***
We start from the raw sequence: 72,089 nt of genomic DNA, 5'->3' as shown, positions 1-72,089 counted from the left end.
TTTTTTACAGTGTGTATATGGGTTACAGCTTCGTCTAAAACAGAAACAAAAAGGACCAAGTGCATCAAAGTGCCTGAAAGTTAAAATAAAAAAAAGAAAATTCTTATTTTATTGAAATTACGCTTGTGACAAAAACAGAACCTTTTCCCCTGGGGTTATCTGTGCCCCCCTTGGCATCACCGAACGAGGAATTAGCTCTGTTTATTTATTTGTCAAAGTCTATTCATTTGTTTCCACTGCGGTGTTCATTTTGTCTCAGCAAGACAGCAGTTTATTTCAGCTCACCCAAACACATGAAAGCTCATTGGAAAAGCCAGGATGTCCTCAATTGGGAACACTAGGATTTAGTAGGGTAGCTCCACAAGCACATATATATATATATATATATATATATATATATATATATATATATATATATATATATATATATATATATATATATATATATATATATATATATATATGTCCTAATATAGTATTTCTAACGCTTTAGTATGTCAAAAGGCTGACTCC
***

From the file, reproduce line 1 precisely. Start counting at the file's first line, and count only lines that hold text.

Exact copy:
We start from the raw sequence: 72,089 nt of genomic DNA, 5'->3' as shown, positions 1-72,089 counted from the left end.